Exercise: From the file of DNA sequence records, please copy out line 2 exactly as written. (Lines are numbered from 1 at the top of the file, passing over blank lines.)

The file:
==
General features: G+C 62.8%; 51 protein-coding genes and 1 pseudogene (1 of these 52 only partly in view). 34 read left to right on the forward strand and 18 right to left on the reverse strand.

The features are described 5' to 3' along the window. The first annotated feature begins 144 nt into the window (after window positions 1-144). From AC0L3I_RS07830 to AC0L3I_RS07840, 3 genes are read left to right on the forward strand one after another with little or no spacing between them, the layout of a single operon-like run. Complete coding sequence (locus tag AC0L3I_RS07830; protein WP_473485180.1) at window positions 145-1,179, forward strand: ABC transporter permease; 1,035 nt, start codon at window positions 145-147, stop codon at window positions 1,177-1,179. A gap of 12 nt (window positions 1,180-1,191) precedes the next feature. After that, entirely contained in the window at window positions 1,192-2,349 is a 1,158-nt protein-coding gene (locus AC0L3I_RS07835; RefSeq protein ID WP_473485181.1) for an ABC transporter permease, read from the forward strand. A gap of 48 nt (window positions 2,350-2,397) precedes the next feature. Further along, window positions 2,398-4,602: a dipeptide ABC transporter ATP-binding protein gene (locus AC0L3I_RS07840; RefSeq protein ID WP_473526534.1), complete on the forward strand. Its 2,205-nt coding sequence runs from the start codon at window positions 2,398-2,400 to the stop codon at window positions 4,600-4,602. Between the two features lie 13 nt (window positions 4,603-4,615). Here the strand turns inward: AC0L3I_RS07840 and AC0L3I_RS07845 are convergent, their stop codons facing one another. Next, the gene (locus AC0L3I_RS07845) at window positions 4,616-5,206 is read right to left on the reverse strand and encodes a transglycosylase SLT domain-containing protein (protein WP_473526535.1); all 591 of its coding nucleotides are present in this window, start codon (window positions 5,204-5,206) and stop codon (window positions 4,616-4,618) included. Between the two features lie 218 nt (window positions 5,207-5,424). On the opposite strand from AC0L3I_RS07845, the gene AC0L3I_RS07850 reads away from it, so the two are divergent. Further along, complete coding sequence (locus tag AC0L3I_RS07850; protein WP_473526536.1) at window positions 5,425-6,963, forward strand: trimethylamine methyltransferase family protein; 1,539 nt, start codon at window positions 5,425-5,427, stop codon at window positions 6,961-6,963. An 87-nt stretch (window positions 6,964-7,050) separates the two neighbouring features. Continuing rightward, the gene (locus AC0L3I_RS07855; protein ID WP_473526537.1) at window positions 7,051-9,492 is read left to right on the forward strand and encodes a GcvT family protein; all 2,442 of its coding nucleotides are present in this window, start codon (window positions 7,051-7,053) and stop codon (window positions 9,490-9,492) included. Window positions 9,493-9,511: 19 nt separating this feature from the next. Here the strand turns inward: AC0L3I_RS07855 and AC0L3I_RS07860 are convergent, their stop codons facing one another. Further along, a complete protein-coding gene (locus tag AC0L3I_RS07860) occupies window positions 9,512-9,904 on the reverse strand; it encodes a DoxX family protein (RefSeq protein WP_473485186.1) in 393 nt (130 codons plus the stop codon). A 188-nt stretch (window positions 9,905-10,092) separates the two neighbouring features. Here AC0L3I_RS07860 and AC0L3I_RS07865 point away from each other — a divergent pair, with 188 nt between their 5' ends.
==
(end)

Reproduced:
The features are described 5' to 3' along the window. The first annotated feature begins 144 nt into the window (after window positions 1-144). From AC0L3I_RS07830 to AC0L3I_RS07840, 3 genes are read left to right on the forward strand one after another with little or no spacing between them, the layout of a single operon-like run. Complete coding sequence (locus tag AC0L3I_RS07830; protein WP_473485180.1) at window positions 145-1,179, forward strand: ABC transporter permease; 1,035 nt, start codon at window positions 145-147, stop codon at window positions 1,177-1,179. A gap of 12 nt (window positions 1,180-1,191) precedes the next feature. After that, entirely contained in the window at window positions 1,192-2,349 is a 1,158-nt protein-coding gene (locus AC0L3I_RS07835; RefSeq protein ID WP_473485181.1) for an ABC transporter permease, read from the forward strand. A gap of 48 nt (window positions 2,350-2,397) precedes the next feature. Further along, window positions 2,398-4,602: a dipeptide ABC transporter ATP-binding protein gene (locus AC0L3I_RS07840; RefSeq protein ID WP_473526534.1), complete on the forward strand. Its 2,205-nt coding sequence runs from the start codon at window positions 2,398-2,400 to the stop codon at window positions 4,600-4,602. Between the two features lie 13 nt (window positions 4,603-4,615). Here the strand turns inward: AC0L3I_RS07840 and AC0L3I_RS07845 are convergent, their stop codons facing one another. Next, the gene (locus AC0L3I_RS07845) at window positions 4,616-5,206 is read right to left on the reverse strand and encodes a transglycosylase SLT domain-containing protein (protein WP_473526535.1); all 591 of its coding nucleotides are present in this window, start codon (window positions 5,204-5,206) and stop codon (window positions 4,616-4,618) included. Between the two features lie 218 nt (window positions 5,207-5,424). On the opposite strand from AC0L3I_RS07845, the gene AC0L3I_RS07850 reads away from it, so the two are divergent. Further along, complete coding sequence (locus tag AC0L3I_RS07850; protein WP_473526536.1) at window positions 5,425-6,963, forward strand: trimethylamine methyltransferase family protein; 1,539 nt, start codon at window positions 5,425-5,427, stop codon at window positions 6,961-6,963. An 87-nt stretch (window positions 6,964-7,050) separates the two neighbouring features. Continuing rightward, the gene (locus AC0L3I_RS07855; protein ID WP_473526537.1) at window positions 7,051-9,492 is read left to right on the forward strand and encodes a GcvT family protein; all 2,442 of its coding nucleotides are present in this window, start codon (window positions 7,051-7,053) and stop codon (window positions 9,490-9,492) included. Window positions 9,493-9,511: 19 nt separating this feature from the next. Here the strand turns inward: AC0L3I_RS07855 and AC0L3I_RS07860 are convergent, their stop codons facing one another. Further along, a complete protein-coding gene (locus tag AC0L3I_RS07860) occupies window positions 9,512-9,904 on the reverse strand; it encodes a DoxX family protein (RefSeq protein WP_473485186.1) in 393 nt (130 codons plus the stop codon). A 188-nt stretch (window positions 9,905-10,092) separates the two neighbouring features. Here AC0L3I_RS07860 and AC0L3I_RS07865 point away from each other — a divergent pair, with 188 nt between their 5' ends.